Unless someone knows something I don’t, as best I know right now, the Astros plan to start Chris Burke at second, Adam Everett at short and Ty Wigginton at third. There is no Chase Utley, A-Rod (pre-Yankees) or Scott Rolen on our AA or AAA team who could take over, so let’s not go there please. Let’s talk about each guy and his position in turn, remembering what happened when we played guys at second, third AND short who were terrible defenders – and yes, I know that hitting the baseball is a necessary component of a baseball game. Winning one, anyway.
Oh yeah, and let’s remember that Tal Smith and his, uh, underling, Ed Wade, are stating that pitching and DEFENSE wins ball games, which means that Loretta will NOT be the starting SS or second baseman. (Don’t ask me to explain Ty Wigginton. And, by the way, let’s not get started on the put Wiggy at second bandwagon. His glove at second is – looking for a word – abysmal. Which means it is so bad it makes his glove at third look like Brooks Robinson.)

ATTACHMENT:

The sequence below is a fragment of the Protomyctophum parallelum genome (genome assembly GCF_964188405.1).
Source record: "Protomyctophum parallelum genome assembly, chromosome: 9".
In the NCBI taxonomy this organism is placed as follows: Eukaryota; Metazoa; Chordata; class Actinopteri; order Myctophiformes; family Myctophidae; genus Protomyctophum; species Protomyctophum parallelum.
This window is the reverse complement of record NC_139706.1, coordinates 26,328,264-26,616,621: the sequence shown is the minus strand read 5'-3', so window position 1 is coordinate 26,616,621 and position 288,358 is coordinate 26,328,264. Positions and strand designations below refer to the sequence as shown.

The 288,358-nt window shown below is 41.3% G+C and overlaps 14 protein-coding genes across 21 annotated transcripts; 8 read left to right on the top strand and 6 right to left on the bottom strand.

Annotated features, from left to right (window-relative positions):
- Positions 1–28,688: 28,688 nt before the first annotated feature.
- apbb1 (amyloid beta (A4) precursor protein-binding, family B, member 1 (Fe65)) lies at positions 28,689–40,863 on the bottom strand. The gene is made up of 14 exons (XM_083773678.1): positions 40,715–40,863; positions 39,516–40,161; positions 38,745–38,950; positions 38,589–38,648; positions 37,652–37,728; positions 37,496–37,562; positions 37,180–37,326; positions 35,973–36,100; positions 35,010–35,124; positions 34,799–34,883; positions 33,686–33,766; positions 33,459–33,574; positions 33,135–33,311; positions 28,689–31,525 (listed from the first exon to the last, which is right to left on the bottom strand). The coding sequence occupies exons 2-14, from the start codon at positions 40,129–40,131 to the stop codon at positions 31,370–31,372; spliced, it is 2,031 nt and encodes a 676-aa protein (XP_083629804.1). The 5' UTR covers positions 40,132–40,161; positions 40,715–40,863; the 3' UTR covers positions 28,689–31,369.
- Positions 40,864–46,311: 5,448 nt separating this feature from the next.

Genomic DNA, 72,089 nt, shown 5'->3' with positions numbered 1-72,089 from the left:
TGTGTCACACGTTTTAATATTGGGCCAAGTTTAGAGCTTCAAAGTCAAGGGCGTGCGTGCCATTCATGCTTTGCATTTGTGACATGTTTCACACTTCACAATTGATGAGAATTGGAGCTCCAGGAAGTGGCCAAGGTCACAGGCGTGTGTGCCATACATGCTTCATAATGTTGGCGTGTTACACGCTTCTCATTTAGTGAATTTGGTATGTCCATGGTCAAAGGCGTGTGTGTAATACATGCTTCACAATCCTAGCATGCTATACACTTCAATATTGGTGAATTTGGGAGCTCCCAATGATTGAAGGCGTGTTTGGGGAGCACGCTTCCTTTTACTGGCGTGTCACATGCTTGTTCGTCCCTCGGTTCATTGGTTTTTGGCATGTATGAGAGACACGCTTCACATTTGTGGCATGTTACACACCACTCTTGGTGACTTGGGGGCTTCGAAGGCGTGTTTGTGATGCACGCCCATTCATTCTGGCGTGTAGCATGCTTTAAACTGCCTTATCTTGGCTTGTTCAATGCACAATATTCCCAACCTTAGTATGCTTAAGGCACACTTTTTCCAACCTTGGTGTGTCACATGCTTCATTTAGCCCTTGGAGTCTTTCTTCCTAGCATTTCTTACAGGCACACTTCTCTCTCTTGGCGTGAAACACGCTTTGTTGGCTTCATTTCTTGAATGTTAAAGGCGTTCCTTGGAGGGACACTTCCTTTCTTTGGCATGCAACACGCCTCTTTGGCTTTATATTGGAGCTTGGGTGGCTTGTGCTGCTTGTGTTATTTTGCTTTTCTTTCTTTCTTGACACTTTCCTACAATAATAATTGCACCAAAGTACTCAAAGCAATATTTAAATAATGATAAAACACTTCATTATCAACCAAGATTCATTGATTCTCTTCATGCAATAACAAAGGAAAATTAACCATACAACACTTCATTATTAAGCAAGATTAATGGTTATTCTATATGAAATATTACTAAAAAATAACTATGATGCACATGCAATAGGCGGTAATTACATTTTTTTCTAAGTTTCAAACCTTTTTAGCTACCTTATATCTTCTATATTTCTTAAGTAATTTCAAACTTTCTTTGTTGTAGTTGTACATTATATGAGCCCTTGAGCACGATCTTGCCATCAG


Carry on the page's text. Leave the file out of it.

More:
First, Chris Burke. Drafted as our first round pick in the 01 draft, an outstanding college SS. The Organization decided his arm wasn’t strong enough to play short and put him at second, where he excelled. After a standout year at AAA in 2004 – .315/.396/.517 with 35 SB, he was clearly ready for the Show. Problem was that McLane had already decided to keep Biggio until he collected 3000 hits and Biggio was an unmitigated disaster in left (to be kind about it) and the Organization decided to keep Burke hanging around instead of trading him – he was QUITE valuable, for obvious reasons.